In Thailand, a significant spotlight is now directed toward the adoption of Environmental, Social, and Governance (“ESG”) principles, attracting the attention of regulators, investors, and other stakeholders. This resonates with the global implementation of ESG-related regulations and societal expectations. Thailand’s ESG policy framework consists of a series of guidelines that may be observed by enterprises in those relevant sectors.

Presently, ESG-related disclosures are mandatorily required only for listed companies and sustainable and responsible investing funds (“SRI Funds”). Listed companies must comply with the guidelines set out by the Thai Security Exchange Commission (“SEC Reporting Guide”). This comprehensive guide encompasses all aspects that must be reported annually through the 56-1 form (“One Report”), with a specific focus on areas like climate change, environmental preservation, low carbon footprint, and inequality reduction. The disclosures are on a “comply-or-explain” basis. For instance, if a listed company does not disclose its GHG emissions, the company must clarify its reasoning for not making the disclosure. Listed companies are not required to align with international standards, although are encouraged to do so. Furthermore, asset managers overseeing SRI Funds are subjected to stringent reporting requirements to prevent instances of greenwashing.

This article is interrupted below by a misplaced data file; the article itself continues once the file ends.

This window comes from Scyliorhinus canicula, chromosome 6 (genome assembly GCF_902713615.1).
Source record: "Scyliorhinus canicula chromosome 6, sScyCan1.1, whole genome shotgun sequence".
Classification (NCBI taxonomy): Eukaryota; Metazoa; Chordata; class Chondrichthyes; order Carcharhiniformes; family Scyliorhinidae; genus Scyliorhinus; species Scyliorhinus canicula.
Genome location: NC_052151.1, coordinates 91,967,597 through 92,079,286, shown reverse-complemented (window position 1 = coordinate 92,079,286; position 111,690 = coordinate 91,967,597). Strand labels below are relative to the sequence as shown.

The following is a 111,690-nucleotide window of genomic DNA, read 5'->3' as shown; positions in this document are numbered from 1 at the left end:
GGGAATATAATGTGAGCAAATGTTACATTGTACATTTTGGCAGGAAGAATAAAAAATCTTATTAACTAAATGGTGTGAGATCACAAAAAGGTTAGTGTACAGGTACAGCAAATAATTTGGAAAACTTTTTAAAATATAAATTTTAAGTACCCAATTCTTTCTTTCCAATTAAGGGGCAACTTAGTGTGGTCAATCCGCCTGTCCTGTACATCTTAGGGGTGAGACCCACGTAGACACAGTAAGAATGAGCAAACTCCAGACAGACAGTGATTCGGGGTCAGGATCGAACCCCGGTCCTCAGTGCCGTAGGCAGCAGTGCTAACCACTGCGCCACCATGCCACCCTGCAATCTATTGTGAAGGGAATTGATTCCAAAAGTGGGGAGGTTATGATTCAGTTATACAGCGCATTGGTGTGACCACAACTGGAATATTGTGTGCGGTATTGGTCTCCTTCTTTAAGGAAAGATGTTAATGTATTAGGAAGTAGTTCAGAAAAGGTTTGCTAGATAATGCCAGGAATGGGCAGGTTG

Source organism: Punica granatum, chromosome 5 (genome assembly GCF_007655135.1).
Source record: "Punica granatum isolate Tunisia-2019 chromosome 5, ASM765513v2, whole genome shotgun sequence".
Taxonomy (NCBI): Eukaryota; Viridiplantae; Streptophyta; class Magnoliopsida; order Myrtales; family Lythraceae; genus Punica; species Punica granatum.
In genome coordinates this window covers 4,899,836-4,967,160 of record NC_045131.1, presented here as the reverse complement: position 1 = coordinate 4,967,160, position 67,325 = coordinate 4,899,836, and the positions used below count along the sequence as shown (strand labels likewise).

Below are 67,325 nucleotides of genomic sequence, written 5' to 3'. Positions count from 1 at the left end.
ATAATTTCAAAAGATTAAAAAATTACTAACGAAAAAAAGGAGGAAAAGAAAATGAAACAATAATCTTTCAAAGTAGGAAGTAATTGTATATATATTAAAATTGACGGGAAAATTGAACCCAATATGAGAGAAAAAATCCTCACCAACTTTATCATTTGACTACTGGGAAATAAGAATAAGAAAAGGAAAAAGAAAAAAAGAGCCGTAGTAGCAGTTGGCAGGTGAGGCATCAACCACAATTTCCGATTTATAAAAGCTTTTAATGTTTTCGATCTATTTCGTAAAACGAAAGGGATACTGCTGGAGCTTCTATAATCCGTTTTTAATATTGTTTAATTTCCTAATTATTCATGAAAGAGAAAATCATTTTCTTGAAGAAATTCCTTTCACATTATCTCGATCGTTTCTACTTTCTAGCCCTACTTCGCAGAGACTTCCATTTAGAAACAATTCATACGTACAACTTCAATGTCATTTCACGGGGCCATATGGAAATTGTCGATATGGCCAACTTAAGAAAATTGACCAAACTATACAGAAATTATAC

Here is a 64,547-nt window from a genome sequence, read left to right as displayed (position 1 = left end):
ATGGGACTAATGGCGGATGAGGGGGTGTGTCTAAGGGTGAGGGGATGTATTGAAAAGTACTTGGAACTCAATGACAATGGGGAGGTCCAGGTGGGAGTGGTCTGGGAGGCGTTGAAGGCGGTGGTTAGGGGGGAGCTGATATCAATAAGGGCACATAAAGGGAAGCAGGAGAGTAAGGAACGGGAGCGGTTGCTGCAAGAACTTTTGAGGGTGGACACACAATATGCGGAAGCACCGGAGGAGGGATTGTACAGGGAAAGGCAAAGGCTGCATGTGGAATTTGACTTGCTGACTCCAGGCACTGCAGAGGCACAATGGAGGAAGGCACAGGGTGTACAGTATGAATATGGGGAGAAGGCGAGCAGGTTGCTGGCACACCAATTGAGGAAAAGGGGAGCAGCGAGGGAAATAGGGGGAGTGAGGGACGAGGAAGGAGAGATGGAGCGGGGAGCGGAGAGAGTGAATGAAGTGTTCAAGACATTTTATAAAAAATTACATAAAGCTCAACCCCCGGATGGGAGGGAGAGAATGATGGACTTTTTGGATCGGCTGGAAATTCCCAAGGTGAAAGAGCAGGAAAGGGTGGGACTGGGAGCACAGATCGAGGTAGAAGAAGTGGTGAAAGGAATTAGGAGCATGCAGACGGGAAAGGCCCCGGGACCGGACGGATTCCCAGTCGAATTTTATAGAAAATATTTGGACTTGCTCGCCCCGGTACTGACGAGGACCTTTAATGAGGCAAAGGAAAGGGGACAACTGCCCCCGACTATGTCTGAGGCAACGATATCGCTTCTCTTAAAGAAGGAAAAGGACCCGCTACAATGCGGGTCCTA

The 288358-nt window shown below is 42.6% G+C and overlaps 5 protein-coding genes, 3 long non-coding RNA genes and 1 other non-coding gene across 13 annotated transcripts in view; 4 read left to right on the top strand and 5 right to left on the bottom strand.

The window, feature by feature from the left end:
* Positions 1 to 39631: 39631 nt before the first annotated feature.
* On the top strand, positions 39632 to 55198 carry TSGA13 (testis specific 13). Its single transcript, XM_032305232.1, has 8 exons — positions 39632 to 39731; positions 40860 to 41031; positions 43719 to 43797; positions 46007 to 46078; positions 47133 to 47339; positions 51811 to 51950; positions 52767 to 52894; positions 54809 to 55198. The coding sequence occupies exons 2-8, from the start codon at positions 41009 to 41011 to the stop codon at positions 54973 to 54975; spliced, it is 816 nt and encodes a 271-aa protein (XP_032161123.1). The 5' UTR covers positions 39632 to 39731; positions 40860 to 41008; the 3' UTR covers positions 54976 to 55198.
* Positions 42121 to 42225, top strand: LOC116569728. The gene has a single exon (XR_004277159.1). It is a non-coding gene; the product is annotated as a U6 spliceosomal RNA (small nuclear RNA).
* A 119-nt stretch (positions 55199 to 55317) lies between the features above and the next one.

In addition, The Bank of Thailand has introduced a policy on the business operations of financial institutions related to the environment and climate change. Although not mandatory, financial institutions may be expected to make ESG disclosures under this policy as the adoption will allow financial institutions to manage risks, attract investors and customers, and contribute to long-term business viability in a sustainability-focused landscape.

In parallel, to facilitate the implementation of ESG policies, the country has established various sustainability policies, such as mobilizing transition finance for decarbonization projects and implementing the Bio-Circular-Green framework. Additionally, private companies are voluntarily reassessing their practices to prevent human rights violations, implement stringent corporate governance measures to prevent corporate oversight and engage in initiatives related to carbon credits aimed at reducing their carbon footprint.

A noteworthy recent development is Thailand’s introduction of the Thailand Taxonomy, aligned with the ASEAN and EU taxonomy. In its initial phase, this framework will adopt a targeted approach, focusing on the energy and transportation sectors. While not mandatory for companies to formulate transition plans, listed companies have the option to utilize the Thailand Taxonomy as a means of showcasing their commitment to sustainability, which can encompass transition plans, among other aspects.



Nuanporn Wechsuwanarux
Supavadee Sirilerkwipas